Ask Wine Wizard

Sediment In A Fruit Wine


Mary Joyce Fink — Fort Collins, Colorado asks,

We have been making country wines for over a decade. We only bottle once they are sparkling clear. They are stored in wine racks in the basement with no heat. Earlier this year we noticed that previously clear wine now has sediment in it. Two different batches of plum, one batch of rhubarb, one batch of pear and one batch of grape. If left standing upright the wine on the top of the bottle is clear and smells and tastes as it should. But there is thick sediment on the bottom of the bottle. These batches were bottled over a two-year timespan. We would like to know what has caused this so we can make adjustments so it never happens again. We are thinking of putting each batch back into the secondary fermenter and using more finings to reclear the wine. Any information would be helpful.


I definitely would re-think your pre-bottling aging and fining procedures. Many wines, especially those made with fruit other than grapes, are susceptible to flocculation (a fancy term for sediment) and visible fallout. Wine is a complex chemical soup and many reactions take place over time; wine isn’t always what it seems to be in early days and sometimes can surprise us. Fruit wines, especially, have additional pectin and other polysaccharides that are sometimes difficult to settle out.

This very tendency of all wines to do this to some extent is why the “bulk aging” stage is so important. All wines, no matter their type, need to be in barrel or carboy (i.e. not in the bottle) long enough so that these condensation and settling reactions occur to such an extent that they won’t happen in the bottle. Classic red wine aging times are 18 months in barrel while white wines like Chardonnays tend to need bulk aging anywhere from 9-12 months before bottling.

But what to do when you either want to bottle faster than this horizon, or are dealing with a fruit wine you suspect of potentially having additional settling or stability issues? This is when your choice of fining agent and settling timeline pre-bottle is really important. Anytime I’m making a fruit wine I use a pectinase enzyme (like Scott Laboratory’s Pec5L) post fermentation. This helps break up the gluey, gloppy pectin that can cause troublesome hazes and sediments later on (for more information about using pectic enzymes, read the “Beginner’s Block” in this issue, on page 14). For your grape wine, you most likely have a protein precipitate, in which case bentonite would be recommended.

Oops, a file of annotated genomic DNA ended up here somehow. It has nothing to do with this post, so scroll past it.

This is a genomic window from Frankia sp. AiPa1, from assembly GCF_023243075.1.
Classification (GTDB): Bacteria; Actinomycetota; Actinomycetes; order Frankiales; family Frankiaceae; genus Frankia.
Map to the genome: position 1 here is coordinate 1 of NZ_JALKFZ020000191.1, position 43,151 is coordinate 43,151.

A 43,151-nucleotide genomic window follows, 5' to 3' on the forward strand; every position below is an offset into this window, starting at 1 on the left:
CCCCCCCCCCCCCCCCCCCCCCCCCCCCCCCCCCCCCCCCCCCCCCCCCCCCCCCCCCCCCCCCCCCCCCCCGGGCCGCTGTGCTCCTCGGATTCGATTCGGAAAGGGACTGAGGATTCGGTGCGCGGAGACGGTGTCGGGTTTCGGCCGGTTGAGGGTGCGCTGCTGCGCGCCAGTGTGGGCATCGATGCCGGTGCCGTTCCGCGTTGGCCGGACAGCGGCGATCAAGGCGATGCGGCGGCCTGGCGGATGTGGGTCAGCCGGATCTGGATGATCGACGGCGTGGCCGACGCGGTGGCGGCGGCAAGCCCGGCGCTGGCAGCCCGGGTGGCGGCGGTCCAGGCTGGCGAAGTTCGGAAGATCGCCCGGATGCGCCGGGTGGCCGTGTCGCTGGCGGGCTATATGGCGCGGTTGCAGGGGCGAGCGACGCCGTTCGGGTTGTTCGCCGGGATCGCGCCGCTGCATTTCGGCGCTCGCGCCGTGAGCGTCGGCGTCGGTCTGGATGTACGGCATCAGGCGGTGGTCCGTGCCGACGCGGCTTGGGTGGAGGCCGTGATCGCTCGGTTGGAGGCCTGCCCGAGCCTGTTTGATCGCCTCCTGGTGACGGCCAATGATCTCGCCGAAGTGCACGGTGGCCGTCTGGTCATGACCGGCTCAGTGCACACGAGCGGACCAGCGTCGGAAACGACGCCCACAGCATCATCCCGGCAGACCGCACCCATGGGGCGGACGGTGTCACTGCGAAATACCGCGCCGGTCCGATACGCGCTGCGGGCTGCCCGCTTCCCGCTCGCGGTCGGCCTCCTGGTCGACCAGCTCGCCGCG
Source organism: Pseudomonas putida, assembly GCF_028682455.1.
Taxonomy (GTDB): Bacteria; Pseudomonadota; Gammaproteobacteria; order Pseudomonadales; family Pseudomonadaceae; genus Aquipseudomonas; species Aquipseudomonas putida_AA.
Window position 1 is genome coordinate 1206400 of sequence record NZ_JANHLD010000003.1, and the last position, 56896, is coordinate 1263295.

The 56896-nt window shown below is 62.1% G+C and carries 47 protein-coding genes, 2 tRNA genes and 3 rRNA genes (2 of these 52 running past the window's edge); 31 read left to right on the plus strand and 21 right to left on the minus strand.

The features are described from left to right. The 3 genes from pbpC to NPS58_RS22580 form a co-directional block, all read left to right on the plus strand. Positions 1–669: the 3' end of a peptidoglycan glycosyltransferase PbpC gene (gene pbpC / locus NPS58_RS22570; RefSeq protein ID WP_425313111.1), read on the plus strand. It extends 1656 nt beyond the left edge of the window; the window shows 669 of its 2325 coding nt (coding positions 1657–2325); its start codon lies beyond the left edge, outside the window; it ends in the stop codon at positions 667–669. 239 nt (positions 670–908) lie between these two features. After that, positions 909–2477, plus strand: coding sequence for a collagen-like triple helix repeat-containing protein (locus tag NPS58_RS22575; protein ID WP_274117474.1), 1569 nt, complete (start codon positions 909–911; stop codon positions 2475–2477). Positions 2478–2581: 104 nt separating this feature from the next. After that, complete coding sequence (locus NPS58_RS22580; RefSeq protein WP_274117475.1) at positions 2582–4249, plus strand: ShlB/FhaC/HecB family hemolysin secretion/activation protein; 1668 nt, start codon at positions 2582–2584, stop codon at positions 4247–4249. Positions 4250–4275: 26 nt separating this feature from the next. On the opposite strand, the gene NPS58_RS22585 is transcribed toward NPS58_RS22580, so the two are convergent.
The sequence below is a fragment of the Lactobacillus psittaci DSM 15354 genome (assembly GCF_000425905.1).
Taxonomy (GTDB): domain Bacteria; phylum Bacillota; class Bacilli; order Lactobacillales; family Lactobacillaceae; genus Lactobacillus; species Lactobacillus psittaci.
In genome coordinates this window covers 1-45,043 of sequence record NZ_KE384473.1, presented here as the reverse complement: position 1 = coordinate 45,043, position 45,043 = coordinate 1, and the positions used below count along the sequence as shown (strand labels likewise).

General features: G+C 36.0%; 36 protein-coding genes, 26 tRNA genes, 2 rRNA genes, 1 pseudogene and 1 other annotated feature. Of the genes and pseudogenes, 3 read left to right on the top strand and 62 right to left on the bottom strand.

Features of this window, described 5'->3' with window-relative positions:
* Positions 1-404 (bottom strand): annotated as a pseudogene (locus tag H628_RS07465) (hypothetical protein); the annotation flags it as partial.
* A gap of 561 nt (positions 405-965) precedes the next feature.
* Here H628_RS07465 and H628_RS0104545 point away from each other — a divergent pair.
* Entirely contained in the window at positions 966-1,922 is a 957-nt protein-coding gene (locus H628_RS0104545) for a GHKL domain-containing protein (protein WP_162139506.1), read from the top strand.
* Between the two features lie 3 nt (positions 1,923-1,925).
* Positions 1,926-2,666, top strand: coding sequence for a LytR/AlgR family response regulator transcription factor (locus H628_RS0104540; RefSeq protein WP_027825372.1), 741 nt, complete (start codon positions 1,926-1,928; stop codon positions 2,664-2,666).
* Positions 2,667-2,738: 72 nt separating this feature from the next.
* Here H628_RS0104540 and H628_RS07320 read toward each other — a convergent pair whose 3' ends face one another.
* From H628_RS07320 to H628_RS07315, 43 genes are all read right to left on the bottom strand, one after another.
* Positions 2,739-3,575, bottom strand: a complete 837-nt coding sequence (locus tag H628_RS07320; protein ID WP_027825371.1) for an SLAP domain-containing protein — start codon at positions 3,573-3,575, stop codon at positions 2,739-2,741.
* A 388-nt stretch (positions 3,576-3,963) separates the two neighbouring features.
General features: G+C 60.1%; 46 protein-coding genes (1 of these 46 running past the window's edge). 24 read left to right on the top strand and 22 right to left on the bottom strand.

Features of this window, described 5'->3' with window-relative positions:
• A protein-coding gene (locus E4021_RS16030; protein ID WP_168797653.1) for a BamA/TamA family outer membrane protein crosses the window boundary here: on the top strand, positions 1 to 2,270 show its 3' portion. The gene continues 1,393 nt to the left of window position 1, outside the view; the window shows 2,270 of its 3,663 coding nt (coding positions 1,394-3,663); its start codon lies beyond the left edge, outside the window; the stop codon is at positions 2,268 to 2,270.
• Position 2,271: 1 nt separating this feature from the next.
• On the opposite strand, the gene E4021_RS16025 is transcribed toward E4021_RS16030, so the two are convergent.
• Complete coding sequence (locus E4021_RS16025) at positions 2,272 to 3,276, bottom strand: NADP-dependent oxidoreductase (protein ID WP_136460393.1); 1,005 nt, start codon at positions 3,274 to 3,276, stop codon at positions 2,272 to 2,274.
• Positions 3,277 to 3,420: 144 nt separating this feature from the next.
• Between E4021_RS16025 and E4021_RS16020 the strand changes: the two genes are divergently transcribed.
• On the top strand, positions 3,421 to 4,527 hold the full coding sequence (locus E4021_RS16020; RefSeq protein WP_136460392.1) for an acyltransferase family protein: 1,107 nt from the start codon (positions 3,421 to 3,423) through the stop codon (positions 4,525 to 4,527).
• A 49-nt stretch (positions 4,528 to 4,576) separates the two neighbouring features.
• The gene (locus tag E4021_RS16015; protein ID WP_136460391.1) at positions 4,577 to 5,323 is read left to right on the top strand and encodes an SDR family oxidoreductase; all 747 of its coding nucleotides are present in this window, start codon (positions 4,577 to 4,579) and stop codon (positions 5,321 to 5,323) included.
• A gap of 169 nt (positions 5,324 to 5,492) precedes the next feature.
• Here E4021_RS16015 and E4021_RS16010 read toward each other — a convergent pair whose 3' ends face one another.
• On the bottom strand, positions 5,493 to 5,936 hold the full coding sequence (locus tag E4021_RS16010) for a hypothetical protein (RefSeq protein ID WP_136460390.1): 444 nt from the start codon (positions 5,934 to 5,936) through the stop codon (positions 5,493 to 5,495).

However, anytime you’re using a fining agent it’s wise to do a “bench trial” first, that is a trial on only a small portion of the wine. In your case, as you are trying to figure out whether you un-bottle everything and treat it with a fining agent, why not just dose one bottle with a small amount and see if it helps before opening up all the bottles and scaling up? Usually most fining agents settle out within a few weeks. After good settling has occurred you can rack the clear wine off into clean containers. Hopefully the fining agent will have “eaten up” (bound with) the haze or sediment precursors and will preclude any further precipitation in the bottle.

That’s great that you store your wines in a cool basement. Heat and even UV light can both be culprits, which can trigger instabilities. With careful attention to fining beforehand you probably will have clearer wine over time. However, a basement without heat also brings up the possibility if you did not do a cold stabilization prior to bottling that your wines were not cold stable. Cold stabilization is done by allowing your wine to settle for a short time in the upper 20s °F to lower 30s °F (-2 to 2 °C) prior to bottling.

Response by Alison Crowe.